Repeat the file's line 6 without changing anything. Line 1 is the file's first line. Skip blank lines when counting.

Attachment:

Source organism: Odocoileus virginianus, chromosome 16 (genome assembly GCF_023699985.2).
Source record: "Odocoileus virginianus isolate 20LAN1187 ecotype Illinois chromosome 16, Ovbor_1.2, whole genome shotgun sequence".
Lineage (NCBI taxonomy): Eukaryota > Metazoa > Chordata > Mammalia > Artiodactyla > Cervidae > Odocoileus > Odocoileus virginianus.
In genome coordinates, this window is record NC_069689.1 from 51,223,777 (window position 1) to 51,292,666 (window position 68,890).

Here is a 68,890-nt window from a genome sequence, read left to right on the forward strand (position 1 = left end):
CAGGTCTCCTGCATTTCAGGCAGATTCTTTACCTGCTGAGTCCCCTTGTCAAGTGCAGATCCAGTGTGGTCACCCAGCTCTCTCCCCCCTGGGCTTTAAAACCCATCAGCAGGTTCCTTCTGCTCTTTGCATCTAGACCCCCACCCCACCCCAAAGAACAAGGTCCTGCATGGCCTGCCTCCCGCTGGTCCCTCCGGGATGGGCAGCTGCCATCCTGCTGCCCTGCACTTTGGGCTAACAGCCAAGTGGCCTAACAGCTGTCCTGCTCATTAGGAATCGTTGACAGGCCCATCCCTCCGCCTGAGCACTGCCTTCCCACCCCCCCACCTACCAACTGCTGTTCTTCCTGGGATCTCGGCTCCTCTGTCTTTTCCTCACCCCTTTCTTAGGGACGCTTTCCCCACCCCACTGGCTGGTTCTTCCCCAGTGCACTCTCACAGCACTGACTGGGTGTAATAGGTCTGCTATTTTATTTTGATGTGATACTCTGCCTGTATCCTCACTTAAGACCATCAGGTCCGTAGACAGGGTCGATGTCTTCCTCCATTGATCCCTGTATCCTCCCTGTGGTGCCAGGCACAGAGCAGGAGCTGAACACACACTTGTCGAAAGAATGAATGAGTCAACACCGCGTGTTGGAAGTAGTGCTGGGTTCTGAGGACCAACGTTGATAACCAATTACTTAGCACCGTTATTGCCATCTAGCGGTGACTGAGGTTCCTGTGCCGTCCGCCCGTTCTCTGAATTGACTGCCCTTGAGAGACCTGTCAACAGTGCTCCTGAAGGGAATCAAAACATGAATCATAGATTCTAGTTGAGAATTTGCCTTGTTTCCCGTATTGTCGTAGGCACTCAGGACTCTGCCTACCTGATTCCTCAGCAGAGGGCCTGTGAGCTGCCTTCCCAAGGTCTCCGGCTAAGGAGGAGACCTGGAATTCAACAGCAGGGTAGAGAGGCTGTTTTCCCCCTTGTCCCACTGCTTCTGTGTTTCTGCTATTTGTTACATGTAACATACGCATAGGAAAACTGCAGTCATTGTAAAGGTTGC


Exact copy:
CAGGTCTCCTGCATTTCAGGCAGATTCTTTACCTGCTGAGTCCCCTTGTCAAGTGCAGATCCAGTGTGGTCACCCAGCTCTCTCCCCCCTGGGCTTTAAAACCCATCAGCAGGTTCCTTCTGCTCTTTGCATCTAGACCCCCACCCCACCCCAAAGAACAAGGTCCTGCATGGCCTGCCTCCCGCTGGTCCCTCCGGGATGGGCAGCTGCCATCCTGCTGCCCTGCACTTTGGGCTAACAGCCAAGTGGCCTAACAGCTGTCCTGCTCATTAGGAATCGTTGACAGGCCCATCCCTCCGCCTGAGCACTGCCTTCCCACCCCCCCACCTACCAACTGCTGTTCTTCCTGGGATCTCGGCTCCTCTGTCTTTTCCTCACCCCTTTCTTAGGGACGCTTTCCCCACCCCACTGGCTGGTTCTTCCCCAGTGCACTCTCACAGCACTGACTGGGTGTAATAGGTCTGCTATTTTATTTTGATGTGATACTCTGCCTGTATCCTCACTTAAGACCATCAGGTCCGTAGACAGGGTCGATGTCTTCCTCCATTGATCCCTGTATCCTCCCTGTGGTGCCAGGCACAGAGCAGGAGCTGAACACACACTTGTCGAAAGAATGAATGAGTCAACACCGCGTGTTGGAAGTAGTGCTGGGTTCTGAGGACCAACGTTGATAACCAATTACTTAGCACCGTTATTGCCATCTAGCGGTGACTGAGGTTCCTGTGCCGTCCGCCCGTTCTCTGAATTGACTGCCCTTGAGAGACCTGTCAACAGTGCTCCTGAAGGGAATCAAAACATGAATCATAGATTCTAGTTGAGAATTTGCCTTGTTTCCCGTATTGTCGTAGGCACTCAGGACTCTGCCTACCTGATTCCTCAGCAGAGGGCCTGTGAGCTGCCTTCCCAAGGTCTCCGGCTAAGGAGGAGACCTGGAATTCAACAGCAGGGTAGAGAGGCTGTTTTCCCCCTTGTCCCACTGCTTCTGTGTTTCTGCTATTTGTTACATGTAACATACGCATAGGAAAACTGCAGTCATTGTAAAGGTTGC